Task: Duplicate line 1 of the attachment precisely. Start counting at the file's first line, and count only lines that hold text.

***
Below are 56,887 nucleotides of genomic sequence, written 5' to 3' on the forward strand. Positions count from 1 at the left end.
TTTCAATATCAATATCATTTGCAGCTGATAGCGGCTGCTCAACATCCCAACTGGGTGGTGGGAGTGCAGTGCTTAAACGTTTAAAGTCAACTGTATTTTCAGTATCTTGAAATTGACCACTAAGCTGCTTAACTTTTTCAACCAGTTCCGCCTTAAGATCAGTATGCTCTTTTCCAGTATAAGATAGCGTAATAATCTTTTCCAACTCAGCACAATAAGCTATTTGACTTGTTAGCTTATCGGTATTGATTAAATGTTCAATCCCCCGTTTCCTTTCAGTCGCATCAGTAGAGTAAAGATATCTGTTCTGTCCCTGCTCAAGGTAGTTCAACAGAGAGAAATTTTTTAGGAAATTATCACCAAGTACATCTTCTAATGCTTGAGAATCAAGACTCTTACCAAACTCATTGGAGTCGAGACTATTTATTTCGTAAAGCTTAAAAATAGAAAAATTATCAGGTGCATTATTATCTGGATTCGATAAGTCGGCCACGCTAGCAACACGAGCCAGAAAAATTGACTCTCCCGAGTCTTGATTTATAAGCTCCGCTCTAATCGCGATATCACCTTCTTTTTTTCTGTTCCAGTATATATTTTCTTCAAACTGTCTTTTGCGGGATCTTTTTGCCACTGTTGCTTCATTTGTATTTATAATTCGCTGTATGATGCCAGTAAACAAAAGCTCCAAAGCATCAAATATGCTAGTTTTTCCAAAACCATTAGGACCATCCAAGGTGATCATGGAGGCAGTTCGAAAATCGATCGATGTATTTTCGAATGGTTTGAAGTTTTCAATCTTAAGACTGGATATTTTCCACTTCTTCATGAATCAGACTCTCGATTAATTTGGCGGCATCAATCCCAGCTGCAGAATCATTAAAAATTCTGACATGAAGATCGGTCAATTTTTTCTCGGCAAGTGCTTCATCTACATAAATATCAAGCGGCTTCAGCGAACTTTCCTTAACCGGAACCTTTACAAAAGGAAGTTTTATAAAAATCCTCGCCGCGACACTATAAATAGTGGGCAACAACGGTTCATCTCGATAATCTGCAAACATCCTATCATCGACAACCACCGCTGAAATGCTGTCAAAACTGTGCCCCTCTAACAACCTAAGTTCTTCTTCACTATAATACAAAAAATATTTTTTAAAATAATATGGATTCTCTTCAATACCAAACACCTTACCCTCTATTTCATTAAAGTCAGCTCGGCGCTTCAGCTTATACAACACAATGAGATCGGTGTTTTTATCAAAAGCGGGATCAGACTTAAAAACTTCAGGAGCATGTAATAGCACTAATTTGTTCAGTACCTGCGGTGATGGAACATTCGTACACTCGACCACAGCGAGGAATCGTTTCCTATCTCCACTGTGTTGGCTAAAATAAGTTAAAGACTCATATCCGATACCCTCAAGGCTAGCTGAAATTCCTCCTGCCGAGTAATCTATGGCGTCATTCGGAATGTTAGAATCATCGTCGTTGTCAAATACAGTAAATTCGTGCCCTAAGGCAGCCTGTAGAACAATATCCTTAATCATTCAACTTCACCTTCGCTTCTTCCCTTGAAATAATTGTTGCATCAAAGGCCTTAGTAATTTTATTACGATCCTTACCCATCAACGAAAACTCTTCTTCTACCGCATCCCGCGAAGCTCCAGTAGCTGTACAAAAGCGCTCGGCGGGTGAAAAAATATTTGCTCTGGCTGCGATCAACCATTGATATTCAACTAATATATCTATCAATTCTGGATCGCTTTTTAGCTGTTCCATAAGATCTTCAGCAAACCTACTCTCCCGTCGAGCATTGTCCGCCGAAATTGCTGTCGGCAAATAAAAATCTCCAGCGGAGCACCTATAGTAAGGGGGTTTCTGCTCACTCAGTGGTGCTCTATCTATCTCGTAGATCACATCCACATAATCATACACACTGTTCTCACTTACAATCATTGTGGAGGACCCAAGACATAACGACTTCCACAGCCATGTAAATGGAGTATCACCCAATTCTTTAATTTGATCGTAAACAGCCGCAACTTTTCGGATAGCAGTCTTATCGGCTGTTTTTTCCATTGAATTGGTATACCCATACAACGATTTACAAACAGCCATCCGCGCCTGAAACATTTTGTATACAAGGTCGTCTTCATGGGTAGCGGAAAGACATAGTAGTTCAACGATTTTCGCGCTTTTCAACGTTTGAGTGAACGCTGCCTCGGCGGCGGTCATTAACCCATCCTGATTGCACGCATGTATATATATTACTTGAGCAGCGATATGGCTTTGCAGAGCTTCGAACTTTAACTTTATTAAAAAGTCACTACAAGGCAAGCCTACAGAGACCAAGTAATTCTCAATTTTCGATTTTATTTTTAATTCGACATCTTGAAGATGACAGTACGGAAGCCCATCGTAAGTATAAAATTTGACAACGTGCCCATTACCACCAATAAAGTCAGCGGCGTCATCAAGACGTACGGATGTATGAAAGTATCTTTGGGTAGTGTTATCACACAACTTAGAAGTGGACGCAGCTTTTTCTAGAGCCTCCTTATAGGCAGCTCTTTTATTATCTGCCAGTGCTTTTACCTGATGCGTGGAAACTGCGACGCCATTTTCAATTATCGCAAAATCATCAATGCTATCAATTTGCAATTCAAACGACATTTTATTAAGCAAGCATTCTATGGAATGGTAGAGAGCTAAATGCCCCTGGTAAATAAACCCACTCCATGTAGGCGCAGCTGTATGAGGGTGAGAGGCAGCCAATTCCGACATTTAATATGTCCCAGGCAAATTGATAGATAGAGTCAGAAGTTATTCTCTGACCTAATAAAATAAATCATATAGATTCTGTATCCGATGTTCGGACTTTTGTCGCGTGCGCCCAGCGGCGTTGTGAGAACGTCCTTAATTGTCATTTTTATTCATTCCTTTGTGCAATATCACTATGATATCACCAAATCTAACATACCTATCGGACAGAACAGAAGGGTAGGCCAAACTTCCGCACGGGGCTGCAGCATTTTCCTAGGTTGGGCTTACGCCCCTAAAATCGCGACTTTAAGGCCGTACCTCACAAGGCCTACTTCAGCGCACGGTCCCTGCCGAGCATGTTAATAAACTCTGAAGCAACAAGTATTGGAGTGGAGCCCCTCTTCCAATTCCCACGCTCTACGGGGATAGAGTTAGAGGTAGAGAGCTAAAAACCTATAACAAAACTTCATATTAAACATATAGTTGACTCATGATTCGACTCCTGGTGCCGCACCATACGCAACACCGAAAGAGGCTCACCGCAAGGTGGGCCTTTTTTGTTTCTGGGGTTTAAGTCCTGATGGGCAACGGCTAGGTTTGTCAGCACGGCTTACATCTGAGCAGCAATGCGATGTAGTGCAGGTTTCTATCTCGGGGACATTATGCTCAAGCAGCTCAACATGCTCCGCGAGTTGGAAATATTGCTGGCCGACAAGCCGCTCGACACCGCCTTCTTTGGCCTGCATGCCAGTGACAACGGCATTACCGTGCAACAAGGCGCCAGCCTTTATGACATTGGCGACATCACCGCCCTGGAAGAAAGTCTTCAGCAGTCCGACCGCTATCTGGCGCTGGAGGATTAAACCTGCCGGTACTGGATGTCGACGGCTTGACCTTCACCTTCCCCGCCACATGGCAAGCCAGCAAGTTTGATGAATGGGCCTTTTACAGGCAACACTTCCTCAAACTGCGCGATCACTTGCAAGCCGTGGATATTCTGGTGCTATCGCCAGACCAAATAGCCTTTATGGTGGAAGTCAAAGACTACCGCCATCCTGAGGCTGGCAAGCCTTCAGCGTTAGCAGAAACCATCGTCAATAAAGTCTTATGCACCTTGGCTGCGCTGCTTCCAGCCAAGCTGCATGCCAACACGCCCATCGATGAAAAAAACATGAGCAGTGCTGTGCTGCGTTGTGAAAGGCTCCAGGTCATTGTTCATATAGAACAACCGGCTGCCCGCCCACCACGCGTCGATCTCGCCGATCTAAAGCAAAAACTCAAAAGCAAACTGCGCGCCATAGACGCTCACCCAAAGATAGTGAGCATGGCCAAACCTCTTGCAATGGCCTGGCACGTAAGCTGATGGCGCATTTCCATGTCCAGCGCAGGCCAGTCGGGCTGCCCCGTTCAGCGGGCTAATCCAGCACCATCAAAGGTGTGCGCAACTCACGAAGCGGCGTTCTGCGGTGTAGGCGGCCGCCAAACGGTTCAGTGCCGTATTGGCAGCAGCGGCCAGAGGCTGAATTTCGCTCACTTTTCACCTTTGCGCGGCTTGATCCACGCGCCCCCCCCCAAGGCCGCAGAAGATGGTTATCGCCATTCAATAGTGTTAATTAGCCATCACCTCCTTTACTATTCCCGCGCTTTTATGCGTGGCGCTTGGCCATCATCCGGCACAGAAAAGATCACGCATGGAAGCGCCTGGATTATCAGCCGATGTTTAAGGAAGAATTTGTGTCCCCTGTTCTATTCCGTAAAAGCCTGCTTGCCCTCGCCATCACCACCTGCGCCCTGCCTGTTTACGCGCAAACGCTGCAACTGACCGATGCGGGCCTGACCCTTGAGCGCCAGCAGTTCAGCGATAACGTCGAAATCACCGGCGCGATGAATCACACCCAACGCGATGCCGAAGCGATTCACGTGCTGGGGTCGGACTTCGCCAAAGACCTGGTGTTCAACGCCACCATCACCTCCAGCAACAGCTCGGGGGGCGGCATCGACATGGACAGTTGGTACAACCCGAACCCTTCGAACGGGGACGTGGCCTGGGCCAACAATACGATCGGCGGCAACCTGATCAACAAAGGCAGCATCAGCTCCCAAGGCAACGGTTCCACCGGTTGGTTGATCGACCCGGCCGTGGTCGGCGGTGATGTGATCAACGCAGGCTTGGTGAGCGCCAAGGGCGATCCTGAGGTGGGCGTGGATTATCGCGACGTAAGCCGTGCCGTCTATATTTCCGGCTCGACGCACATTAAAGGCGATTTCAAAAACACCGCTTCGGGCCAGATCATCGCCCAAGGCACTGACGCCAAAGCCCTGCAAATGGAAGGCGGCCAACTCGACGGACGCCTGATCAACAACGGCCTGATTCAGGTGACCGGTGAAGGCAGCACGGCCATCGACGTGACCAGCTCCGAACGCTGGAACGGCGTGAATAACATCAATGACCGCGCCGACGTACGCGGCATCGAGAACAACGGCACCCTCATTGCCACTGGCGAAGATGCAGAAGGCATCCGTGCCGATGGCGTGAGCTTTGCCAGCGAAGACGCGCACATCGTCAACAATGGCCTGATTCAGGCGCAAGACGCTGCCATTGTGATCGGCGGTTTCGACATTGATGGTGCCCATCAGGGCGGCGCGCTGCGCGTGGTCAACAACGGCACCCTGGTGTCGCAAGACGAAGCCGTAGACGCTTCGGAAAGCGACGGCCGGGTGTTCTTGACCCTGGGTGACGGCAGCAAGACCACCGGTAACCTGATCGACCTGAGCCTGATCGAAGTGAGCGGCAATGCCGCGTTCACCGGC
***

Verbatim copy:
Below are 56,887 nucleotides of genomic sequence, written 5' to 3' on the forward strand. Positions count from 1 at the left end.